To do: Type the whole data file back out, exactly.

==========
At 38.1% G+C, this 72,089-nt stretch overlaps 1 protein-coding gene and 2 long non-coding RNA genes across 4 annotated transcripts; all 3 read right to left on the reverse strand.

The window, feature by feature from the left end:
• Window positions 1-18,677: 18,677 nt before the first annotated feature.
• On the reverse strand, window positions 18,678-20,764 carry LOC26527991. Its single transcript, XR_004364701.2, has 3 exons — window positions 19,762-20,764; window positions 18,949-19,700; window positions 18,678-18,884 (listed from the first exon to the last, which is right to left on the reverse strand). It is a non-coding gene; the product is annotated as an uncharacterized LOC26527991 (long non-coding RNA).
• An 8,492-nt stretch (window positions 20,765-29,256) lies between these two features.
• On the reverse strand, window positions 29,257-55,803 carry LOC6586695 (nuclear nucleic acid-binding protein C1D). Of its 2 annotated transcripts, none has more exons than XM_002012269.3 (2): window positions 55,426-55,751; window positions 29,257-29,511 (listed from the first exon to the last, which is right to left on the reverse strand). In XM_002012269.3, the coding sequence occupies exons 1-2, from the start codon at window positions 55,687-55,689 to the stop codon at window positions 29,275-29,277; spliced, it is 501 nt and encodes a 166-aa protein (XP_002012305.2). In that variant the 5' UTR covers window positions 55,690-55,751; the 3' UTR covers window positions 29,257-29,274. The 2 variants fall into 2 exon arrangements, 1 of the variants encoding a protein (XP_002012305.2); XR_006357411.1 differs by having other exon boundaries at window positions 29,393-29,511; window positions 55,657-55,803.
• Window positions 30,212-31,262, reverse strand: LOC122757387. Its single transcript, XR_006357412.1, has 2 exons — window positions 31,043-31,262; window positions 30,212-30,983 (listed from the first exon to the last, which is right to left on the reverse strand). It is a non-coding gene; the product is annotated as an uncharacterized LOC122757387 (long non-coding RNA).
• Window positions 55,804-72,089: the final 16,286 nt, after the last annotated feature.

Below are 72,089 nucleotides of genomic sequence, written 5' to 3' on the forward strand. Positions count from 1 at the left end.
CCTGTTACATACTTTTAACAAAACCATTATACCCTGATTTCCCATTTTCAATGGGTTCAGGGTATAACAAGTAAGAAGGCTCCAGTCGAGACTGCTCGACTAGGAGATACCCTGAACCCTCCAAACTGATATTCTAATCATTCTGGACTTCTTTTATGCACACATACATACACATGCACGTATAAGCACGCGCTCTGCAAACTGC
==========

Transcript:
At 38.1% G+C, this 72,089-nt stretch overlaps 1 protein-coding gene and 2 long non-coding RNA genes across 4 annotated transcripts; all 3 read right to left on the reverse strand.

The window, feature by feature from the left end:
• Window positions 1-18,677: 18,677 nt before the first annotated feature.
• On the reverse strand, window positions 18,678-20,764 carry LOC26527991. Its single transcript, XR_004364701.2, has 3 exons — window positions 19,762-20,764; window positions 18,949-19,700; window positions 18,678-18,884 (listed from the first exon to the last, which is right to left on the reverse strand). It is a non-coding gene; the product is annotated as an uncharacterized LOC26527991 (long non-coding RNA).
• An 8,492-nt stretch (window positions 20,765-29,256) lies between these two features.
• On the reverse strand, window positions 29,257-55,803 carry LOC6586695 (nuclear nucleic acid-binding protein C1D). Of its 2 annotated transcripts, none has more exons than XM_002012269.3 (2): window positions 55,426-55,751; window positions 29,257-29,511 (listed from the first exon to the last, which is right to left on the reverse strand). In XM_002012269.3, the coding sequence occupies exons 1-2, from the start codon at window positions 55,687-55,689 to the stop codon at window positions 29,275-29,277; spliced, it is 501 nt and encodes a 166-aa protein (XP_002012305.2). In that variant the 5' UTR covers window positions 55,690-55,751; the 3' UTR covers window positions 29,257-29,274. The 2 variants fall into 2 exon arrangements, 1 of the variants encoding a protein (XP_002012305.2); XR_006357411.1 differs by having other exon boundaries at window positions 29,393-29,511; window positions 55,657-55,803.
• Window positions 30,212-31,262, reverse strand: LOC122757387. Its single transcript, XR_006357412.1, has 2 exons — window positions 31,043-31,262; window positions 30,212-30,983 (listed from the first exon to the last, which is right to left on the reverse strand). It is a non-coding gene; the product is annotated as an uncharacterized LOC122757387 (long non-coding RNA).
• Window positions 55,804-72,089: the final 16,286 nt, after the last annotated feature.

Below are 72,089 nucleotides of genomic sequence, written 5' to 3' on the forward strand. Positions count from 1 at the left end.
CCTGTTACATACTTTTAACAAAACCATTATACCCTGATTTCCCATTTTCAATGGGTTCAGGGTATAACAAGTAAGAAGGCTCCAGTCGAGACTGCTCGACTAGGAGATACCCTGAACCCTCCAAACTGATATTCTAATCATTCTGGACTTCTTTTATGCACACATACATACACATGCACGTATAAGCACGCGCTCTGCAAACTGC